I can’t help but think of the line from Obama’s speech Tuesday, in which he honored the hard work and sacrifices Americans are making to make things better for all of us. He referenced employees who allow their own hours to be cut so others may keep their jobs. That is bravery, no? To say, I will make do with a little less so others don’t lose everything entirely.
In a time when so many are losing jobs, losing retirement security, having their pay cut and otherwise struggling economically, I can not find legitimacy in the stance being taken by Alameda firefighters. There is not an infinite pot of money. Times are bad. Everyone should be impacted as budgets shrink…not everyone with the exception of some. Of course I wish it weren’t so…of course everyone wishes it weren’t so. But it is. So, it’s time to move away from the adversarial stance, an I-me-my orientation, and it’s time for the firefighters to work with the city to maintain emergency services as well as all the other services that make for a vital community.
As I have mentioned previously, Alameda firefighters make over $100,000 a year, with many earning 10 and 20 and 40 thousand additional dollars a year in over time. Alameda firefighters receive full, life-time medical benefits for themselves and a spouse after just five years of service. They are eligible to retire at 50, with 3 percent of their highest salary in pension for each year of service. Meanwhile, Alameda’s non-public safety employees receive only a tiny stipend (something around $100 a month) toward health care in retirement, and they are eligible to retire at 55, with 2 percent of their highest salary per year of service in pension. I am not, of course, saying that I don’t think firefighters should be well-compensated and have security in retirement…I just think that taking a hard bargain stance when the current system is so out of balance (so many employees now have no pensions, no health care on retirement…heck, no health care even while they are working) and when the economy is such a disaster is really perplexing.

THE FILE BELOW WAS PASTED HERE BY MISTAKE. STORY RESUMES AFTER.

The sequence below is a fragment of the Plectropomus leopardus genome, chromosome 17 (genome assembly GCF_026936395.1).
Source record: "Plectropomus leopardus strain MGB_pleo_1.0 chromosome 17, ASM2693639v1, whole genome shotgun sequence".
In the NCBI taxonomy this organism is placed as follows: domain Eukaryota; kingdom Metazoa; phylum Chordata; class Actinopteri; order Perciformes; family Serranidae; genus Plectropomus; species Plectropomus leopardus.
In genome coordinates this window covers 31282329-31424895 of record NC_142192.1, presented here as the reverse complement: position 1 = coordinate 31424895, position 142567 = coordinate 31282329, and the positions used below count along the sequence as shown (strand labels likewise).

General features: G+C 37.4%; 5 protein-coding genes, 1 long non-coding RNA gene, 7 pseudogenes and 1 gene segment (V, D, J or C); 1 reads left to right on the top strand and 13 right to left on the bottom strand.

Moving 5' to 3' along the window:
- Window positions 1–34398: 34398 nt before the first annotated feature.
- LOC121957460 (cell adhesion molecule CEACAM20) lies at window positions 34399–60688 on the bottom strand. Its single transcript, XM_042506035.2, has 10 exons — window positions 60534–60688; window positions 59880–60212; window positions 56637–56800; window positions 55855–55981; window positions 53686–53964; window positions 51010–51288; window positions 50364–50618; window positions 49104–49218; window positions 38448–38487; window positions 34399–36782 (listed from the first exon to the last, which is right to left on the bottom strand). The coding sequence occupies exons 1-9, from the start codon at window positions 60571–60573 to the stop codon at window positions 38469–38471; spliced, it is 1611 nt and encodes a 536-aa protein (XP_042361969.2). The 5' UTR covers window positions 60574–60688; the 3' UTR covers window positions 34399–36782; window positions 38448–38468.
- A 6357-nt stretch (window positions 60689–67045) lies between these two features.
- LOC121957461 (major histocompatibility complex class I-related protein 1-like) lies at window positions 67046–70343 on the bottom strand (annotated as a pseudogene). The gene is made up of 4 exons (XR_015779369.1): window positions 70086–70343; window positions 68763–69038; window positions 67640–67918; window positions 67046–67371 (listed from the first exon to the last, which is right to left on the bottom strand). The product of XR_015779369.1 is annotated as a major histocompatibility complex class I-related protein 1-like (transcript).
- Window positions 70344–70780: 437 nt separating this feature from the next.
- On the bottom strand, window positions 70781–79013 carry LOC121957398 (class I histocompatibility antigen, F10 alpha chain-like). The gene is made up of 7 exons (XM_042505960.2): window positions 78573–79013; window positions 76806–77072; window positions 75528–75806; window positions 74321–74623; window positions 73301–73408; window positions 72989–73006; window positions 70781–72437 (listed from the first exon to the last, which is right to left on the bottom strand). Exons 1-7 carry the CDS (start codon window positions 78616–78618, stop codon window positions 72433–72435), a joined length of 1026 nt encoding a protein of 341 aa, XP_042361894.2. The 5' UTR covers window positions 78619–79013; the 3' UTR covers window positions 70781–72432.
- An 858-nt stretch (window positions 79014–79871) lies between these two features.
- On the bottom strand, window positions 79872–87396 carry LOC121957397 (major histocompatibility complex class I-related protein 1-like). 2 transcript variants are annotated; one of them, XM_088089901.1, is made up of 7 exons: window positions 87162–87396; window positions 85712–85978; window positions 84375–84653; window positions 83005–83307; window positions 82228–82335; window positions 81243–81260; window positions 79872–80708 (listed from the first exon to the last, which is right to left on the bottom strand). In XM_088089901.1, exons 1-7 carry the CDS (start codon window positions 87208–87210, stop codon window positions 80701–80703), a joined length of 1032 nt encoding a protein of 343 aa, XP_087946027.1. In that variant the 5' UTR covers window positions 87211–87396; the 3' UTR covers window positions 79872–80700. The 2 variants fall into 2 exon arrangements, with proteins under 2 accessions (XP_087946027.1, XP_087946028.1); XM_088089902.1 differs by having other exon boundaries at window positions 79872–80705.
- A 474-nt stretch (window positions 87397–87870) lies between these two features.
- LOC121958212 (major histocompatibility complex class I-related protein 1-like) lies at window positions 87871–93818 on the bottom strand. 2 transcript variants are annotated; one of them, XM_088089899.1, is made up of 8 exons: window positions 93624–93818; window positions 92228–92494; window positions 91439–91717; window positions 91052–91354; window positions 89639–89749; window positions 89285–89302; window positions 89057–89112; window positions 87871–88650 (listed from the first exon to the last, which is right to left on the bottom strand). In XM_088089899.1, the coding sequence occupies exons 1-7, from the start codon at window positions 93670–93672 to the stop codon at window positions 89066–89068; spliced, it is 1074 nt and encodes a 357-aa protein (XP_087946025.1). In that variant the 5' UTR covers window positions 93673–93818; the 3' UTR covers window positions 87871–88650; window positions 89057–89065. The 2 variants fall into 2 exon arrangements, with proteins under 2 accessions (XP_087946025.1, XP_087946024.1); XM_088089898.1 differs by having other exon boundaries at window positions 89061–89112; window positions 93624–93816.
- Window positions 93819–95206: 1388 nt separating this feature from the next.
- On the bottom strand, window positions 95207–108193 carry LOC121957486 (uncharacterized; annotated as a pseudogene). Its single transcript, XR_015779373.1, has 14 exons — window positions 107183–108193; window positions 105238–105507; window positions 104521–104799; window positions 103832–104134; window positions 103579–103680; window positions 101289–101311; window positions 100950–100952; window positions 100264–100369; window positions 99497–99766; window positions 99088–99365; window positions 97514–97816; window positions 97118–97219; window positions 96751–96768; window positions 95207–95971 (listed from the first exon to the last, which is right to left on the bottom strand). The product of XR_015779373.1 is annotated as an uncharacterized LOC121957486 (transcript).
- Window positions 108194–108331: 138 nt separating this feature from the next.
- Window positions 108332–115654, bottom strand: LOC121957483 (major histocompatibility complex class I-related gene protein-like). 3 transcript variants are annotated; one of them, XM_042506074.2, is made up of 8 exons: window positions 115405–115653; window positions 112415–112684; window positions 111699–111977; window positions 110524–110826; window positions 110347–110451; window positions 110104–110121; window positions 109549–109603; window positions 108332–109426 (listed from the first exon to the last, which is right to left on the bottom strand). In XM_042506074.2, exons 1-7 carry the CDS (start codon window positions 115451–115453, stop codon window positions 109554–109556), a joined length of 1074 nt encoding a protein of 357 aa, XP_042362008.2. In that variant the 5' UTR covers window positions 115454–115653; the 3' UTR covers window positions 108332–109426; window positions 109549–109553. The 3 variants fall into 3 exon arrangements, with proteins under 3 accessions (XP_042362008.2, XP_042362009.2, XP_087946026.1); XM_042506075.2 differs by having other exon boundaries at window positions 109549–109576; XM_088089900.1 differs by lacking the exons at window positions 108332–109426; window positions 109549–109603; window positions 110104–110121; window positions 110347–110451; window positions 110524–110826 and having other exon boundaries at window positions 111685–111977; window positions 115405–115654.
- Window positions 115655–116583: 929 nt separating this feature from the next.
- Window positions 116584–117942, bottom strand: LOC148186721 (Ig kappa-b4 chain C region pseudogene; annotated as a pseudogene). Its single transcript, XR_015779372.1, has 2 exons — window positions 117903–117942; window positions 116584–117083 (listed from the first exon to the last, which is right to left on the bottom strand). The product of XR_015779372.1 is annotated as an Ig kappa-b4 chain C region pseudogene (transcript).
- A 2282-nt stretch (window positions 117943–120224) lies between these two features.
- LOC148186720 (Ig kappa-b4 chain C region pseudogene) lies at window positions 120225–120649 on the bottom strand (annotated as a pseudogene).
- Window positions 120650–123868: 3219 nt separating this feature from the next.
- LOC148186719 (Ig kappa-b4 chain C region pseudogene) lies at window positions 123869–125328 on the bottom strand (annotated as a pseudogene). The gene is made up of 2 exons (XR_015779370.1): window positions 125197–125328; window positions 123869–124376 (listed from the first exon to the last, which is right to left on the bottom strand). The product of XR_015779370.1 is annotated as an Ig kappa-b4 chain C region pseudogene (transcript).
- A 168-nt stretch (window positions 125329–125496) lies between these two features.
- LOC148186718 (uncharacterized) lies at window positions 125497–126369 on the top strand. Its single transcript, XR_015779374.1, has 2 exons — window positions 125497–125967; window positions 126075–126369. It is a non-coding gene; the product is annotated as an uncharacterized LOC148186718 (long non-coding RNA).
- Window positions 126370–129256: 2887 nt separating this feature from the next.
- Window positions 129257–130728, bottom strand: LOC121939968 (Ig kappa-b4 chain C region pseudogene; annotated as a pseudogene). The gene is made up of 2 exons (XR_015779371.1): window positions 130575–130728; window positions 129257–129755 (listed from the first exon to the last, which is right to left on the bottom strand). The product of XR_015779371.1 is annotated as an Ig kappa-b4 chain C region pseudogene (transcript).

Mike McMahon’s web site has long been the motherlode for school-district-related documents and information. And now he has launched a blog.
And while all heads have been turned toward the change in leadership at the national level, there are lots of fish to fry re the state budget and school funding in particular. McMahon’s site is sure to be a good resource.
Gov. Arnold Schwarzenegger wants to require state employees to take two mandatory, unpaid furlough days each month. Some state officials are saying no. You can read more about it here, here and here.